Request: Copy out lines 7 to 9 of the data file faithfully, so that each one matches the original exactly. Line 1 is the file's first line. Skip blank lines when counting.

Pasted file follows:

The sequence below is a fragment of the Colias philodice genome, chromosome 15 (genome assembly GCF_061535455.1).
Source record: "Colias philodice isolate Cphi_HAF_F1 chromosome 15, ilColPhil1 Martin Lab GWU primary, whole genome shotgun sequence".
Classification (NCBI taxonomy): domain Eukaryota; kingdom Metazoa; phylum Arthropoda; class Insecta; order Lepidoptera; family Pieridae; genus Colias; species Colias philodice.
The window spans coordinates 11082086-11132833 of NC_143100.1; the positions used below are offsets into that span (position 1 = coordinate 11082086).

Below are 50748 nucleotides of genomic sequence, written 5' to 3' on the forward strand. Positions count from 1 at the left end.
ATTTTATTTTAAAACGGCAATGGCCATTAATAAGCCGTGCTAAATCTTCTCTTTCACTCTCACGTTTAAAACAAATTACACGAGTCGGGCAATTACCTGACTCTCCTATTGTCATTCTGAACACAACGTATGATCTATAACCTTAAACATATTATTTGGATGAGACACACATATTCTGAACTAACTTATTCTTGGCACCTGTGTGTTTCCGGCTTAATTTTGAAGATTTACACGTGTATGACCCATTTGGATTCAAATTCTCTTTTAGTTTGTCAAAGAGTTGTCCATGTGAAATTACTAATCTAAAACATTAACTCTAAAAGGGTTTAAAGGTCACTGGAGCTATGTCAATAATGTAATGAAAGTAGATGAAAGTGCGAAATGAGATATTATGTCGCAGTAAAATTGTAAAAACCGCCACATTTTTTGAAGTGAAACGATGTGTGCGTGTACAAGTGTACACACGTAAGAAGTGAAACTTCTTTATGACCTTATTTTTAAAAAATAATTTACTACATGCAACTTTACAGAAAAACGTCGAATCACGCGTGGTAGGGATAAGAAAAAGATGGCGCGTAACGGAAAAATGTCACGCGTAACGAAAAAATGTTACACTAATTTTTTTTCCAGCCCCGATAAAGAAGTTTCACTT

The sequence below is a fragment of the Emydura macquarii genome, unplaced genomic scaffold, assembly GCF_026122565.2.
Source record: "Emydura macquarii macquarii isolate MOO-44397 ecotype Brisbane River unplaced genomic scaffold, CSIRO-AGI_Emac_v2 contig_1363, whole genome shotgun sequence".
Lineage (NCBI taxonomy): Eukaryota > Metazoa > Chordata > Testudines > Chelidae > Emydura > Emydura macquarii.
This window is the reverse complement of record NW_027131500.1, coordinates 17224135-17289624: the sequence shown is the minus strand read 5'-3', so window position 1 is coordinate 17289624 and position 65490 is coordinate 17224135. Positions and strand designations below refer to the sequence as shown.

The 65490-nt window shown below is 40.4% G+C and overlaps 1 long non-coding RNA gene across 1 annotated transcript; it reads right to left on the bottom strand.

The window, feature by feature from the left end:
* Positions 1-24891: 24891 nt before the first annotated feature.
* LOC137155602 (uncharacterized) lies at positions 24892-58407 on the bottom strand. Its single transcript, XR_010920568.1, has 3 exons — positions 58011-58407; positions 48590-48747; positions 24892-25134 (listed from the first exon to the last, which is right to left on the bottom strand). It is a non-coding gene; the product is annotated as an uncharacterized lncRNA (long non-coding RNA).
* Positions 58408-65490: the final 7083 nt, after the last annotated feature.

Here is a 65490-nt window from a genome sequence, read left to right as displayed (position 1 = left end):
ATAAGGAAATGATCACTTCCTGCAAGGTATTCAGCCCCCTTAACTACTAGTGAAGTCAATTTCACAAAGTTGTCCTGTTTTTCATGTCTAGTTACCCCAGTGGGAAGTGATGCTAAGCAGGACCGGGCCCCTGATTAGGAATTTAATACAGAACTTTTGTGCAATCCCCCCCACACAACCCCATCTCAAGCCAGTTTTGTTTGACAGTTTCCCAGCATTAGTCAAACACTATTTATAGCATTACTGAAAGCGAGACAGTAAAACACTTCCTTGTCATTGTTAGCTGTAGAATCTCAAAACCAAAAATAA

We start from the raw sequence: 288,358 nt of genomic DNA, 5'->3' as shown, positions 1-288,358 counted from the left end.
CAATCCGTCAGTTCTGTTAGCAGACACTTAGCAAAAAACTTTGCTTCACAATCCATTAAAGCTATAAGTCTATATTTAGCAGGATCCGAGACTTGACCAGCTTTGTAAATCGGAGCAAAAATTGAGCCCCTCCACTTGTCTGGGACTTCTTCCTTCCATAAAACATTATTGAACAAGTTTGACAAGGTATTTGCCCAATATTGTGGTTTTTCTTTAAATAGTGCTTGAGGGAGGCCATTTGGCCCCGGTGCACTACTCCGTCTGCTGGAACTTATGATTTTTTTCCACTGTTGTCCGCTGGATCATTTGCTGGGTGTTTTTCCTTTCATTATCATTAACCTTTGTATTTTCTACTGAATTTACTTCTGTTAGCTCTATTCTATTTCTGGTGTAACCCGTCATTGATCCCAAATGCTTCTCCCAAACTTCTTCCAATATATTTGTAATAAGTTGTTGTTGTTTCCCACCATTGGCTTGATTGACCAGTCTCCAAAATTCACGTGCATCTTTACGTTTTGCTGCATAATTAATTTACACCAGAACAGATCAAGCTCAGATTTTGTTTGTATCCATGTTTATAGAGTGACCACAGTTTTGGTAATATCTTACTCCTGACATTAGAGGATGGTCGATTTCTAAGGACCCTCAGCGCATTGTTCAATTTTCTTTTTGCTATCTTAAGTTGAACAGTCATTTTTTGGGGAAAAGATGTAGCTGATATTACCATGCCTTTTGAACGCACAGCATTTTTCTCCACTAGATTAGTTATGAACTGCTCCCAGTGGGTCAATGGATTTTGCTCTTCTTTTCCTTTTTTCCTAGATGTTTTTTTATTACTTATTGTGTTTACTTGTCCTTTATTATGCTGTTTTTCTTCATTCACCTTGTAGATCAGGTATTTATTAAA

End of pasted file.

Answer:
The sequence below is a fragment of the Emydura macquarii genome, unplaced genomic scaffold, assembly GCF_026122565.2.
Source record: "Emydura macquarii macquarii isolate MOO-44397 ecotype Brisbane River unplaced genomic scaffold, CSIRO-AGI_Emac_v2 contig_1363, whole genome shotgun sequence".
Lineage (NCBI taxonomy): Eukaryota > Metazoa > Chordata > Testudines > Chelidae > Emydura > Emydura macquarii.